June 1963 – On his way to attend the wedding of Reed Richards and Susan Storm at the Baxter Building, Thor is attacked by the Super-Skrull, who possesses all the abilities of the Fantastic Four, and more. Their battle rages on for a while, and Thor notices a veritable army of super-villains is attacking the FF’s headquarters, including the Cobra, Mister Hyde, the Enchantress, the Executioner, and the Grey Gargoyle. They are being countered by the Fantastic Four, the Avengers, the X-Men, and agents of S.H.I.E.L.D. Thor and the Super-Skrull land in the thick of it and continue to fight. Finally, Mister Fantastic produces a strange device that creates a time-displacement vortex that envelops the super-villains, dispatching them. Thor then joins his super-hero comrades in the building’s chapel for the ceremony, followed that evening by a lavish reception in the ballroom. The joyous occasion convinces Thor that he must reveal his true feelings to Jane Foster without delay.
Thor goes to the hospital to see Jane in his mortal form of Don Blake, and is distressed when he finds her on the verge of a nervous breakdown. Realizing his secret is destroying their relationship, Blake commands Jane to look at him, then stamps his cane on the floor, transforming into Thor before her startled eyes. She is astonished, but suddenly everything that’s happened in the past year suddenly makes sense. Hearing a nurse approaching, Thor swears Jane to secrecy, then changes back to Blake. He leaves, promising to visit her tomorrow. However, the next morning, news reports of the mysterious conqueror known as “The Demon,” who has been pillaging across Burma, Laos, North Vietnam, and China and building an army of thousands, convinces Blake that he must take action as Thor to stop this latest threat. He sets off across the ocean at tremendous speed. Thor finds the Demon and his rag-tag army attacking a fortress just a few miles west of Hong Kong and sees that his foe has somehow come into possession of one of the Norn stones, which has given him superhuman power. Nevertheless, Thor easily defeats the Demon and confiscates the Norn stone. He leaves at once to return the magical item to Asgard.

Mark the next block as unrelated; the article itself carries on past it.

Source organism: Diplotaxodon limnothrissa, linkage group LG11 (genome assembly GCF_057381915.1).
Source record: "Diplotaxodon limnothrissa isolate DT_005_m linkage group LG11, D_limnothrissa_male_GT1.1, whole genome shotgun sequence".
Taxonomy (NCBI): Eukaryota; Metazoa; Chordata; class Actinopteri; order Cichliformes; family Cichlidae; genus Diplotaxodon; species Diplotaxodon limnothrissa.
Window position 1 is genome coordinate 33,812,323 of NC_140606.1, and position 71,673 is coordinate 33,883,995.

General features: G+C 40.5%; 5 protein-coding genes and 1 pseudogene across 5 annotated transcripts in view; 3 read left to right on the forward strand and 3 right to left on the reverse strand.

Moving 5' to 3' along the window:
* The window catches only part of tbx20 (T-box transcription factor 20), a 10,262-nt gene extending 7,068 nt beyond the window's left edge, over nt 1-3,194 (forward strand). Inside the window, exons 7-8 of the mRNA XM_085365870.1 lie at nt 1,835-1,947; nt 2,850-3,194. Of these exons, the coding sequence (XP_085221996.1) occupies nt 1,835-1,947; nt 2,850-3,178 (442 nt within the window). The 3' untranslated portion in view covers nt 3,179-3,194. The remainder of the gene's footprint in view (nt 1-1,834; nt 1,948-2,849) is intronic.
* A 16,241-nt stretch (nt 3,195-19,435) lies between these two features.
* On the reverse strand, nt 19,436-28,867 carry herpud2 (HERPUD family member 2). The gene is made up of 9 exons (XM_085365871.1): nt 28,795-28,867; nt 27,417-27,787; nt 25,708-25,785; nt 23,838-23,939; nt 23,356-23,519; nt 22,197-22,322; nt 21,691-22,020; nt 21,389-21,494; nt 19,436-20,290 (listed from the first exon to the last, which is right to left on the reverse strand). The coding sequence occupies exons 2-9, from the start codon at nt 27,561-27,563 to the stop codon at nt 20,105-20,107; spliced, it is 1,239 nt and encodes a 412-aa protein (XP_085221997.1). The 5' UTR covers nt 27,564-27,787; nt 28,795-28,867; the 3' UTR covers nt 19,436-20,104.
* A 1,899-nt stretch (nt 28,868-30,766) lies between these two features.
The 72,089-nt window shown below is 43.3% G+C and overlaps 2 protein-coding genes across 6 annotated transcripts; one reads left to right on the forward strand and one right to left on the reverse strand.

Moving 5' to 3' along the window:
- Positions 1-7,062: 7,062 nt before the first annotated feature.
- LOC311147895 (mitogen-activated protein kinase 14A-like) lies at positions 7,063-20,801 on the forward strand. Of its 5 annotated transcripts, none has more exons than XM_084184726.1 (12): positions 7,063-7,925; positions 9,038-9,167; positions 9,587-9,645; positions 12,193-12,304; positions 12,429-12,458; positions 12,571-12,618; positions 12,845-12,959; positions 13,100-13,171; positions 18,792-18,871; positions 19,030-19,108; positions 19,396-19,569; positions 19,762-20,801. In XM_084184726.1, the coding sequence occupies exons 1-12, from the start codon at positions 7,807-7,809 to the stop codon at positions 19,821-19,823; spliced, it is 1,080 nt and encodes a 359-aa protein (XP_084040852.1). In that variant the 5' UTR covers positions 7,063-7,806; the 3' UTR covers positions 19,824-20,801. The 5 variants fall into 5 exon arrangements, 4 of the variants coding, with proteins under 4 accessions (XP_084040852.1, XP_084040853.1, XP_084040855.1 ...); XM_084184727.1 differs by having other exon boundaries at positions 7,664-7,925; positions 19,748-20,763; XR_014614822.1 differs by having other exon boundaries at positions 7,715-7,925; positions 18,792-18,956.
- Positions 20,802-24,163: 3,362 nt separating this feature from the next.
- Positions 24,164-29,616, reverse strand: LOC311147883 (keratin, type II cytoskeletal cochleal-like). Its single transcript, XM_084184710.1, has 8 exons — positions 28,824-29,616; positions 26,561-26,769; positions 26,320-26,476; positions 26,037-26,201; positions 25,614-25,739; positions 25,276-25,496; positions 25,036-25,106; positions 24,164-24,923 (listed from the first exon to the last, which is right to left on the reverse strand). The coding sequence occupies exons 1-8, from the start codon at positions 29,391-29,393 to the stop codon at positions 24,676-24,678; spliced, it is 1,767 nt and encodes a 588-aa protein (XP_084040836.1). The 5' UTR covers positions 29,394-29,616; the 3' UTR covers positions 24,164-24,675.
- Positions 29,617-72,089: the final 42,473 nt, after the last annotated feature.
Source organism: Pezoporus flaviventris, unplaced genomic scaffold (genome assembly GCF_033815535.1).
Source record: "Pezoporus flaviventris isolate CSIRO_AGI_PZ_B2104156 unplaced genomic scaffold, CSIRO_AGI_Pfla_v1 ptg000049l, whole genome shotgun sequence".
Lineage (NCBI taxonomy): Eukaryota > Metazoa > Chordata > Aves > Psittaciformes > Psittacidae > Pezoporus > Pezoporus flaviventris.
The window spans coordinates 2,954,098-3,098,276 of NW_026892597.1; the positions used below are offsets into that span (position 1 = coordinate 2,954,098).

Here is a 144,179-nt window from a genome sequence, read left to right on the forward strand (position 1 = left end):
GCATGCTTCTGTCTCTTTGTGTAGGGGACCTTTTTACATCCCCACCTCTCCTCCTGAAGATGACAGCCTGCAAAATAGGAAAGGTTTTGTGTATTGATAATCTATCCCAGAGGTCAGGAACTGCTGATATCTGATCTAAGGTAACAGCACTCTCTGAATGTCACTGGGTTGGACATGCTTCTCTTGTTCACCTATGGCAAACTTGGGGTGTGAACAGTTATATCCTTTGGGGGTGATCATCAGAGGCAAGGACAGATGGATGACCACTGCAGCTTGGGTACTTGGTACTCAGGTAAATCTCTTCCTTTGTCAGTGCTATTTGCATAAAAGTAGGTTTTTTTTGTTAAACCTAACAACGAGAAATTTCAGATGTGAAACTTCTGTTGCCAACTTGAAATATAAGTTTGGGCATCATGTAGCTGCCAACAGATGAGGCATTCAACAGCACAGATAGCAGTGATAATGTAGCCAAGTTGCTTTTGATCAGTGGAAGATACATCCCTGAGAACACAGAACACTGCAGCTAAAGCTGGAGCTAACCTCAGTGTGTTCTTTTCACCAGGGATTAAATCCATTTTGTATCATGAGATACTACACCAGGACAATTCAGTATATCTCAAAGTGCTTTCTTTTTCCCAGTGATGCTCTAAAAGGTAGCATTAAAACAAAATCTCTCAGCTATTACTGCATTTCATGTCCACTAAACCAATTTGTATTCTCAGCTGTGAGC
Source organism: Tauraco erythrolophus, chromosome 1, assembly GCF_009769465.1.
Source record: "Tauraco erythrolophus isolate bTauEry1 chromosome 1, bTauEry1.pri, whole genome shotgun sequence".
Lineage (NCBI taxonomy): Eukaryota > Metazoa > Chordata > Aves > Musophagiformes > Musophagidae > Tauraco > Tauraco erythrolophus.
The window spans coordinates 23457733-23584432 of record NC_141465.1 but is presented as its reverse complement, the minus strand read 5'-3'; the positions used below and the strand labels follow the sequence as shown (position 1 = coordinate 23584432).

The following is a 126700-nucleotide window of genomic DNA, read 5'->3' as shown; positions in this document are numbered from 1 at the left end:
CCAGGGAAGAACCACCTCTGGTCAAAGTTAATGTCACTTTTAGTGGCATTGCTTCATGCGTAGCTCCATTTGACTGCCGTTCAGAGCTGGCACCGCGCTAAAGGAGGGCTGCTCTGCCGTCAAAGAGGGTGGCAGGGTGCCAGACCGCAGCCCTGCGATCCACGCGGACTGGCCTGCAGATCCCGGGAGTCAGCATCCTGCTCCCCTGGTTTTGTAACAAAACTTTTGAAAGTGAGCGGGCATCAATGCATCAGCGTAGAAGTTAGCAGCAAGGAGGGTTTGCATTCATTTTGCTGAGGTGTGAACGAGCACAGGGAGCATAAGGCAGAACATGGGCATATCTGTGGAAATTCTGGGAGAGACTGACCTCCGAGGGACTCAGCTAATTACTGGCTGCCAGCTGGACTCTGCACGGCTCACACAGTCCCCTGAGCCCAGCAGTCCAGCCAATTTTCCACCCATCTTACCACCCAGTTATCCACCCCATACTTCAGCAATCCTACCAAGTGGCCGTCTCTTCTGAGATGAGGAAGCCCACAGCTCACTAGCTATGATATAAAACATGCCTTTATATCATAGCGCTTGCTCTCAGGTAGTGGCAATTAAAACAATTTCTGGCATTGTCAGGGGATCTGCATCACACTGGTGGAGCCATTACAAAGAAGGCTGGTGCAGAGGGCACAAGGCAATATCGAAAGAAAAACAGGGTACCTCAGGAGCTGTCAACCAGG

When he enters Odin’s royal palace, Thor finds his father is furious that he revealed his secret to a mortal woman. Odin orders every warrior in the realm to attack Thor, but the thunder god fights his way through them to the Rainbow Bridge and travels back to Earth. There, he is stunned to find Jane flirting with the Greek demigod Hercules at a soda fountain. She is angry with Thor for leaving her again without a word of where he was going or when he would return. They start to argue, then Hercules interrupts, remembering Thor from their last encounter, centuries ago. Thor ignores him, and Hercules takes umbrage, which quickly escalates into a brawl. Their destructive battle quickly moves to a construction site, where a crowd of onlookers gathers around. Thor unleashes all his pent-up anger and frustration, but Hercules’ cocky impudence further drives the thunder god into a paroxysm of rage. But then, Thor suddenly feels his power cut in half, leaving him far weaker than Hercules. He knows it is the punishment of Odin, but he refuses to surrender. Hercules is finally forced to beat Thor into unconsciousness, face down in the dirt. When Thor revives a few minutes later, he finds that Hercules has left, and the few stragglers from the crowd taunt and mock Thor for his humiliating defeat. Jane runs up, saying she was only trying to make him jealous, but Thor tells her they cannot be together until he has reclaimed his honor. Burning with shame and thoroughly disgusted with himself, Thor flies out to a lonely promontory in the Atlantic Ocean to brood.